European stocks opened on a lackluster note, with the French and German markets seeing some upside in early trading in reaction to mostly positive domestic earnings. However, with commodities retreating, these markets have turned lower. The U.K. market has continued to trade lower since the start of the session. 
 
In major corporate news, Siemens (SI) reported better than expected second quarter profits, helped by cost cuts and strong order growth at its power business. Societe Generale also reported second quarter results that beat estimates and announced further cost cuts. Deutsche Telekom reported strong first quarter results. 
 
Anheuser-Busch InBev reported a decline in first quarter profit. Air France-KLM reported a narrower loss for its first quarter on lower fuel costs. Adidas said it would seek a buyer for its ailing golf business. 
 
On the economic front, Markit’s revised service sector PMI for the eurozone came in unchanged at 53.1 in April but down from the flash estimate of 53.2. The service sector in Germany saw a slowdown in the pace of expansion, while the French service sector expanded for the first time in 3 months. The composite output index for the eurozone, which is a combined score for the manufacturing and the non-manufacturing sectors, fell to 53 in April from 53.1 in March, in line with the flash estimate.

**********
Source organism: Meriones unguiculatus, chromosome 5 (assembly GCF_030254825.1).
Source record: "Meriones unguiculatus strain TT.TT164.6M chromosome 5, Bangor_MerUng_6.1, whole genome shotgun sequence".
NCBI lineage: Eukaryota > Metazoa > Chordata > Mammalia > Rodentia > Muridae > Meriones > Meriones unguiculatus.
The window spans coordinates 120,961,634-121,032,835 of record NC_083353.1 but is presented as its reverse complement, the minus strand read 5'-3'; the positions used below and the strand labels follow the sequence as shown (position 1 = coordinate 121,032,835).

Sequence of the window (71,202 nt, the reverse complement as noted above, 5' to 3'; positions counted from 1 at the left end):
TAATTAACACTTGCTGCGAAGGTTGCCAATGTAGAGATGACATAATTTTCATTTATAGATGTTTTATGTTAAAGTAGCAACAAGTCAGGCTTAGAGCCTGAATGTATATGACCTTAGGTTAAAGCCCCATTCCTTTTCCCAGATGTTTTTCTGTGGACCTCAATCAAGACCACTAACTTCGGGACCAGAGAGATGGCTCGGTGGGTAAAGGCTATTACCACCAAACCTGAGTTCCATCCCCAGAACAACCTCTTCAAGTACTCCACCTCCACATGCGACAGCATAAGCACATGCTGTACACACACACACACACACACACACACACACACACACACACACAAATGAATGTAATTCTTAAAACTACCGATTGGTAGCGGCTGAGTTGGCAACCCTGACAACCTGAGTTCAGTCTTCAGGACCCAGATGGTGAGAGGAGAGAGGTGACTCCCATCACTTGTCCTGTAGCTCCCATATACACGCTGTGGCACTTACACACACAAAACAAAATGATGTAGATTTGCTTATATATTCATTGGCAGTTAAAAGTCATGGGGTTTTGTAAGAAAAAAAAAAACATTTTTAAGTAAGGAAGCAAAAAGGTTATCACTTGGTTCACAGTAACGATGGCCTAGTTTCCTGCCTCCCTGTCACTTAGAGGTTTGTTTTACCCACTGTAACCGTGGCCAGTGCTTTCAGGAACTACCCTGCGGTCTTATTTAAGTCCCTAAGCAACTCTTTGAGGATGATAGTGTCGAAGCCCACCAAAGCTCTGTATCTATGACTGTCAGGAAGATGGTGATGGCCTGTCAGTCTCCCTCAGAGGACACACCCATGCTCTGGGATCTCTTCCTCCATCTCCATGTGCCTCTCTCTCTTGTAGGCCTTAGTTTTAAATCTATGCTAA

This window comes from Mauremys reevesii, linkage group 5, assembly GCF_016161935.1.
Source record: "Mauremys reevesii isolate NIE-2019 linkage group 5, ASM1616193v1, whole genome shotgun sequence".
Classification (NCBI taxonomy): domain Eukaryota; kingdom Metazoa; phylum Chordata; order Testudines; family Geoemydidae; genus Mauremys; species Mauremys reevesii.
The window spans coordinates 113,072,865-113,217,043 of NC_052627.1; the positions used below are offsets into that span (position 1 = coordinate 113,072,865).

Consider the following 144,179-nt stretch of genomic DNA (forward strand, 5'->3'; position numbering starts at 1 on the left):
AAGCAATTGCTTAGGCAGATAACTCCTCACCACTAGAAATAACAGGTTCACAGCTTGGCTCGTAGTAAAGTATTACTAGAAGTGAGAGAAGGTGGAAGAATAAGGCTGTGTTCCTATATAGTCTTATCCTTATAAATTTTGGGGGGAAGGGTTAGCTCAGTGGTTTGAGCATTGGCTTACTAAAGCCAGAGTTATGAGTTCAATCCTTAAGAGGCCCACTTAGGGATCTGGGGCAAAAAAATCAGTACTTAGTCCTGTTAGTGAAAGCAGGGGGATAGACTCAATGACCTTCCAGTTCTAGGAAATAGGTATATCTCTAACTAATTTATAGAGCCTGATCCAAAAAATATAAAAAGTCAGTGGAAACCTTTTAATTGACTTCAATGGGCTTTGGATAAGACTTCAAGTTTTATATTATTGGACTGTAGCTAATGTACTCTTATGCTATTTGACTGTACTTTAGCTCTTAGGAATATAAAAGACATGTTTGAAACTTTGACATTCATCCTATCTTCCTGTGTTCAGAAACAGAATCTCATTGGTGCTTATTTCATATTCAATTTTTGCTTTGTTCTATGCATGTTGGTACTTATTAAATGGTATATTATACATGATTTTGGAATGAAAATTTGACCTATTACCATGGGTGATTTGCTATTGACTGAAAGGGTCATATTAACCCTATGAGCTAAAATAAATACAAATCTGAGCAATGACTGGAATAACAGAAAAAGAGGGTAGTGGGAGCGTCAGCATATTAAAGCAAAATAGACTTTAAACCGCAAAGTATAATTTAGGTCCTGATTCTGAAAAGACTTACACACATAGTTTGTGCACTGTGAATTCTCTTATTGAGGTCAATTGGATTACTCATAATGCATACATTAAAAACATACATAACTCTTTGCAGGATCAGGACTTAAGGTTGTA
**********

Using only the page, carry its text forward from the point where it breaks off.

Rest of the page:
Meanwhile, the service sector in the U.K. saw a slowdown in the pace of expansion, according to data released by Markit and CIPS. The index fell to 52 in April from 54.2 in March, while economists expected a more modest slowdown to 54. 

A report released by Eurostat showed a steeper than expected decline in retail sales in March in the eurozone.
 
U.S. Economic Reports 
 
Private sector employment in the U.S. increased by less than expected in the month of April, according to a report released by payroll processor ADP.